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Giampaolo looking ready to ride!

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Stefano taking pictures as always.

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Yes Stefano, they don’t have trees like this in Italy!

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Sweetwater through the Oaks and grasses.

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Stefano and Silvano on Harrison Grade

The title “It is never raining again” is what Giampaolo Pesce told me this past Saturday morning as we soaked  in the warm sunshine at Rochioli winery waiting for Silvano and Stefano for our morning ride. If you are familiar with Riviera Ristorante in Santa Rosa, you will know that the Pesce family  makes the best Italian food in the county. Plus, they are the biggest cycling fans in the area. If you are visiting Santa Rosa to ride, it is not complete without a visit to Riviera. A day riding with Giampaolo is definitely a treat as well.

No need for warmers as we started on the westward ascent of Sweetwater Springs road after our meet on what would become a nice morning loop of 60 miles on west county roads. Two years ago February, Silvano and I rode Sweetwater with a white covered frozen road in the bottom of the canyon. Not the case now, it is never raining again!

If you are new to this column or Sonoma County in general, I will repeat the following: the level of difficulty on our roads is the inverse of the roads name. For those that are still confused, Sweetwater ain’t sweet. It is brain numbing hard. The good part is that we never saw a car. The madrone, oak, redwood tree canopy along the creek is beautiful and once you have climbed to the top you can say that you have really experienced something great. If you are riding the Grasshopper in two weeks, Sweetwater is only the beginning of your daylong misery.

My three Italian riding partners were non stop chattering in Italian which provided white noise for me as the mile long 15% steeps punished every muscle in my body near the top. As my leaden legs started screaming, the chatty trio slowly faded away up the road. Once I hit the double hairpin around the mountaintop apple orchard, I knew that my pain would soon hopefully subside. They were graciously waiting for me with shouts of encouragement at the top as we continued on.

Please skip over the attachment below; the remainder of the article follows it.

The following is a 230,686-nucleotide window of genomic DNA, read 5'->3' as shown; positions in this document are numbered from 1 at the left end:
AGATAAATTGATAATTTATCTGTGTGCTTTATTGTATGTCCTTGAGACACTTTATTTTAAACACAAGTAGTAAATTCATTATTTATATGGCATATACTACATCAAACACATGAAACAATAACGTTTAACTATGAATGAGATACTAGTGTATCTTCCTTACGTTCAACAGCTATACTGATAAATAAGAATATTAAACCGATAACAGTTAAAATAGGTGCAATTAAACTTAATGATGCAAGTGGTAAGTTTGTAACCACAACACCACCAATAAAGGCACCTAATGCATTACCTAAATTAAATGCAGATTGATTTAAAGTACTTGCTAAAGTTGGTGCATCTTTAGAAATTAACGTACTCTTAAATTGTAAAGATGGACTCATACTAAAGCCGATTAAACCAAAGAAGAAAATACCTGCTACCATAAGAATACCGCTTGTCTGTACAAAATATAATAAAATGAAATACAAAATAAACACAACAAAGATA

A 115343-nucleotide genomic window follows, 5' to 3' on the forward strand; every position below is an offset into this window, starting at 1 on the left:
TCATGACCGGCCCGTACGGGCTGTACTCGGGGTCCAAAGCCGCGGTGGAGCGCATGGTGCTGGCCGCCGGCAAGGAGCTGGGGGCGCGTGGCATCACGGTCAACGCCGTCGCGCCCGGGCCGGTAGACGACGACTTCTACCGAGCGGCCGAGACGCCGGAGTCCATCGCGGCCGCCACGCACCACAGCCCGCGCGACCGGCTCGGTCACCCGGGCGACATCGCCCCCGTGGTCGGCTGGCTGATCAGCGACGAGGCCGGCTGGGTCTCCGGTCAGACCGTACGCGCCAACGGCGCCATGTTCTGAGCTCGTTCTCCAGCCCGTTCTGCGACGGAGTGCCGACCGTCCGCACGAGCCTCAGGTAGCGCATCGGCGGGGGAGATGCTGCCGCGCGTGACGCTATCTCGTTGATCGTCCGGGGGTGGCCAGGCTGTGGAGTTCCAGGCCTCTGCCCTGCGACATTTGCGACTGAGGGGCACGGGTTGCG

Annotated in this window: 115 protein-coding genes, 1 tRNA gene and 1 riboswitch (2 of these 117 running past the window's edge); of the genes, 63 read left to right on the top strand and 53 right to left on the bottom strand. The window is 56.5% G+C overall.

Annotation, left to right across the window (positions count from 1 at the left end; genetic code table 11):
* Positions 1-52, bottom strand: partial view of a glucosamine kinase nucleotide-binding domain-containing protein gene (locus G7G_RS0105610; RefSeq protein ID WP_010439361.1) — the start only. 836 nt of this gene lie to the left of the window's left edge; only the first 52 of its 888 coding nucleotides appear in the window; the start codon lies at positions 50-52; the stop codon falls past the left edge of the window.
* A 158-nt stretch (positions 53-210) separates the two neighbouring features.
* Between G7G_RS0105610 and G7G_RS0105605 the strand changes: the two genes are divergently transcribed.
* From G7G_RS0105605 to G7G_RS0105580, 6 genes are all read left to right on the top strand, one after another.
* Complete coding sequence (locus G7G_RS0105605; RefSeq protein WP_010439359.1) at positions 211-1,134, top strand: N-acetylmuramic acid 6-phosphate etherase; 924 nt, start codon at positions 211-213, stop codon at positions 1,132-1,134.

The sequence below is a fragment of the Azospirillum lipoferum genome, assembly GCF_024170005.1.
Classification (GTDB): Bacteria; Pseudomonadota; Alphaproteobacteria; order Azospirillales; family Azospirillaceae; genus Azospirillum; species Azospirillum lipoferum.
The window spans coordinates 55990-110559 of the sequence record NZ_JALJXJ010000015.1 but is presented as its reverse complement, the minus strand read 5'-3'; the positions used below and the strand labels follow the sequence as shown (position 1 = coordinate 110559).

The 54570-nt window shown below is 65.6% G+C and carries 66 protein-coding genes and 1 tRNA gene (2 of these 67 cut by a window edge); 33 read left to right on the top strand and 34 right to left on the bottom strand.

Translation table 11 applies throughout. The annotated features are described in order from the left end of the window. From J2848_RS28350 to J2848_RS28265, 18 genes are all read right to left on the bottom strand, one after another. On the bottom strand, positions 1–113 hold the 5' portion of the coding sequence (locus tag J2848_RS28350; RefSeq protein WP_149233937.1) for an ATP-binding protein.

On the decent, we took it easy as overcooking the corners can lead to an ill timed off road adventure straight to the ER. At the bottom, we made a short trip to nearby Armstrong Woods for our Italian visitor Stefano to experience the grandeur of sequoia sempervirens. After the photos, it was off through Guerneville to Mays Canyon Road. Mays is nice alternative to riding Hwy 116 as we transitioned to Green Valley Road. Green Valley has pastures, more redwoods and nice half mile uphill kicker.

At the intersection with Harrison Grade Road, we made the right hand turn and headed uphill again to Tanuda Road ending on Graton Road. Harrison Grade at the top, has some terrific views of the Santa Rosa basin with the Mayacama’s in the distant east with a towering Mt St Helena. A left turn on Graton leaves a long speedy downhill ending our day of climbing for the roll out back into town.

If you want to attempt to ride the Harrison/Green Valley/Mays/Sweetwater loop I would suggest first trying it  by starting from the south going to the  north. You will climb just as much, but the slopes are not nearly quite as severe. I would also ditch the carbon wheels and  opt for some 25mm Gatorskins or the equivalent  to prevent punctures as those roads are rife with hazards.  If you don’t have those tires, don’t fret. It is never raining again!

Bruce McConnell